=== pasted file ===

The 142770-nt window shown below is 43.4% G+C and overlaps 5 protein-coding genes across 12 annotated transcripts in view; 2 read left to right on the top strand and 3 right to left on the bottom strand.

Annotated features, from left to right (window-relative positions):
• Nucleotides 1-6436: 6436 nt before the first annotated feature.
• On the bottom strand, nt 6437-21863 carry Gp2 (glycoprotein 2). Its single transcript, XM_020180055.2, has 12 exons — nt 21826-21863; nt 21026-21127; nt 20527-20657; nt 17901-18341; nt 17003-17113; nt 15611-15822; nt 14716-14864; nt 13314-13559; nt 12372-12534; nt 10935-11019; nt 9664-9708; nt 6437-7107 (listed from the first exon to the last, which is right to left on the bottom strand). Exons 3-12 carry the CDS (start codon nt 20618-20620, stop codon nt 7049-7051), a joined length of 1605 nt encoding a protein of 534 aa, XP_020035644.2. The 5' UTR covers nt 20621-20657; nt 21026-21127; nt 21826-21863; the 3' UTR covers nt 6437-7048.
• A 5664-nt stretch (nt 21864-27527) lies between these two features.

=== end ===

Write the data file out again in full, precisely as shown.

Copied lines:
The 142770-nt window shown below is 43.4% G+C and overlaps 5 protein-coding genes across 12 annotated transcripts in view; 2 read left to right on the top strand and 3 right to left on the bottom strand.

Annotated features, from left to right (window-relative positions):
• Nucleotides 1-6436: 6436 nt before the first annotated feature.
• On the bottom strand, nt 6437-21863 carry Gp2 (glycoprotein 2). Its single transcript, XM_020180055.2, has 12 exons — nt 21826-21863; nt 21026-21127; nt 20527-20657; nt 17901-18341; nt 17003-17113; nt 15611-15822; nt 14716-14864; nt 13314-13559; nt 12372-12534; nt 10935-11019; nt 9664-9708; nt 6437-7107 (listed from the first exon to the last, which is right to left on the bottom strand). Exons 3-12 carry the CDS (start codon nt 20618-20620, stop codon nt 7049-7051), a joined length of 1605 nt encoding a protein of 534 aa, XP_020035644.2. The 5' UTR covers nt 20621-20657; nt 21026-21127; nt 21826-21863; the 3' UTR covers nt 6437-7048.
• A 5664-nt stretch (nt 21864-27527) lies between these two features.